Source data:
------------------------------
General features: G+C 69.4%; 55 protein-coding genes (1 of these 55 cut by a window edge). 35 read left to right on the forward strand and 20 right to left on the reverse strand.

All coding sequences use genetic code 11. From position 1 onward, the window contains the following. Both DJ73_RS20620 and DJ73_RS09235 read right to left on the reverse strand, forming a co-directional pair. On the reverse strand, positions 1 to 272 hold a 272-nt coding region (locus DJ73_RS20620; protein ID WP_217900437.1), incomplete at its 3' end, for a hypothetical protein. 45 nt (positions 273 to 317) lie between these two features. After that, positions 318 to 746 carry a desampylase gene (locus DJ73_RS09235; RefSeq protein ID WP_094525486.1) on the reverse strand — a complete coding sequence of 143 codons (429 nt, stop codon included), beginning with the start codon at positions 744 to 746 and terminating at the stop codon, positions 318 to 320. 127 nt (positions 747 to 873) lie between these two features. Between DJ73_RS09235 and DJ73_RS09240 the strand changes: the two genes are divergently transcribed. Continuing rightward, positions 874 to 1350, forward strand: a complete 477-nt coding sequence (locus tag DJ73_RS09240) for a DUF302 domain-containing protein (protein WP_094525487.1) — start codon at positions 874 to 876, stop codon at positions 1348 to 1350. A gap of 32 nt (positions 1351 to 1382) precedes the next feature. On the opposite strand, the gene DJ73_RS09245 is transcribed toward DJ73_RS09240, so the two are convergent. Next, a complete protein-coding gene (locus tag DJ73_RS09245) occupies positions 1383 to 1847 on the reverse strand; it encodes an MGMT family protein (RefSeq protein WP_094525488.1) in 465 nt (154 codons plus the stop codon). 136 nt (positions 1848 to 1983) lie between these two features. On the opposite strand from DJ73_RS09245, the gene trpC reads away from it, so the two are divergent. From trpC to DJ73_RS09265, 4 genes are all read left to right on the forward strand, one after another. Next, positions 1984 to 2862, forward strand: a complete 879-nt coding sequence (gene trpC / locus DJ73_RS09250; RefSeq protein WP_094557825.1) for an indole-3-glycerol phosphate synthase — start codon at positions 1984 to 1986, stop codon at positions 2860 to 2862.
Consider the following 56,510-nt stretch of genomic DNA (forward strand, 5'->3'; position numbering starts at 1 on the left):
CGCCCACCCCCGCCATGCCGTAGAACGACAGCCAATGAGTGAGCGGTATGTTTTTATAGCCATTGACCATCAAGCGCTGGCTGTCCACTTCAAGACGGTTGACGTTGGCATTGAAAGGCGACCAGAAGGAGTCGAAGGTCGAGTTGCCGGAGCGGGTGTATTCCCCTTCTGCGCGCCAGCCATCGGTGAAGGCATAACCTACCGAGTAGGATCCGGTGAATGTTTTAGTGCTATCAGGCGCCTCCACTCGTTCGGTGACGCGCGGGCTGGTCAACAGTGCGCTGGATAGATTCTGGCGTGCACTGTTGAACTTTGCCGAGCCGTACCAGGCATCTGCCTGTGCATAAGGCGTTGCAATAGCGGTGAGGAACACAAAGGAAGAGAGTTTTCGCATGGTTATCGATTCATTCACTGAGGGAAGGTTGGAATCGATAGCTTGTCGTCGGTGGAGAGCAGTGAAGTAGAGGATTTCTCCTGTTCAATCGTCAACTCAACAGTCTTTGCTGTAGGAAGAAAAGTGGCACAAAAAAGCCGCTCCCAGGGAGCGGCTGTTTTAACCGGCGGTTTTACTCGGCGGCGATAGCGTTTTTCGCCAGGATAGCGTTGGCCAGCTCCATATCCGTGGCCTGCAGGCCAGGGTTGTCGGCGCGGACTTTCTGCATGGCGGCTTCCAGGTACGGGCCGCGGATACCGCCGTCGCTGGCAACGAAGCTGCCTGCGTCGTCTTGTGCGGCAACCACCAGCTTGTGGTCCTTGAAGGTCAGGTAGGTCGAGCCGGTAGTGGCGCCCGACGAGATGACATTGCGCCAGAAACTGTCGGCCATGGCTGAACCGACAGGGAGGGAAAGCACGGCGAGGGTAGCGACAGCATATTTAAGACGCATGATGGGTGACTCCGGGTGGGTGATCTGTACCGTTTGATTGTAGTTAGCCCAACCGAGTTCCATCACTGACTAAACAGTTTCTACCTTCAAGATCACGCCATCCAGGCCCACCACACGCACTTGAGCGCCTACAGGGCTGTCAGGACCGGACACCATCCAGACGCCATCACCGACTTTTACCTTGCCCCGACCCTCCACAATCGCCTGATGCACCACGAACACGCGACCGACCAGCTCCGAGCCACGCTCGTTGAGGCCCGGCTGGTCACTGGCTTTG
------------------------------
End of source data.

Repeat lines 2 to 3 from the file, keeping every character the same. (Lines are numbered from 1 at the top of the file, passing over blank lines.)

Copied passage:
All coding sequences use genetic code 11. From position 1 onward, the window contains the following. Both DJ73_RS20620 and DJ73_RS09235 read right to left on the reverse strand, forming a co-directional pair. On the reverse strand, positions 1 to 272 hold a 272-nt coding region (locus DJ73_RS20620; protein ID WP_217900437.1), incomplete at its 3' end, for a hypothetical protein. 45 nt (positions 273 to 317) lie between these two features. After that, positions 318 to 746 carry a desampylase gene (locus DJ73_RS09235; RefSeq protein ID WP_094525486.1) on the reverse strand — a complete coding sequence of 143 codons (429 nt, stop codon included), beginning with the start codon at positions 744 to 746 and terminating at the stop codon, positions 318 to 320. 127 nt (positions 747 to 873) lie between these two features. Between DJ73_RS09235 and DJ73_RS09240 the strand changes: the two genes are divergently transcribed. Continuing rightward, positions 874 to 1350, forward strand: a complete 477-nt coding sequence (locus tag DJ73_RS09240) for a DUF302 domain-containing protein (protein WP_094525487.1) — start codon at positions 874 to 876, stop codon at positions 1348 to 1350. A gap of 32 nt (positions 1351 to 1382) precedes the next feature. On the opposite strand, the gene DJ73_RS09245 is transcribed toward DJ73_RS09240, so the two are convergent. Next, a complete protein-coding gene (locus tag DJ73_RS09245) occupies positions 1383 to 1847 on the reverse strand; it encodes an MGMT family protein (RefSeq protein WP_094525488.1) in 465 nt (154 codons plus the stop codon). 136 nt (positions 1848 to 1983) lie between these two features. On the opposite strand from DJ73_RS09245, the gene trpC reads away from it, so the two are divergent. From trpC to DJ73_RS09265, 4 genes are all read left to right on the forward strand, one after another. Next, positions 1984 to 2862, forward strand: a complete 879-nt coding sequence (gene trpC / locus DJ73_RS09250; RefSeq protein WP_094557825.1) for an indole-3-glycerol phosphate synthase — start codon at positions 1984 to 1986, stop codon at positions 2860 to 2862.
Consider the following 56,510-nt stretch of genomic DNA (forward strand, 5'->3'; position numbering starts at 1 on the left):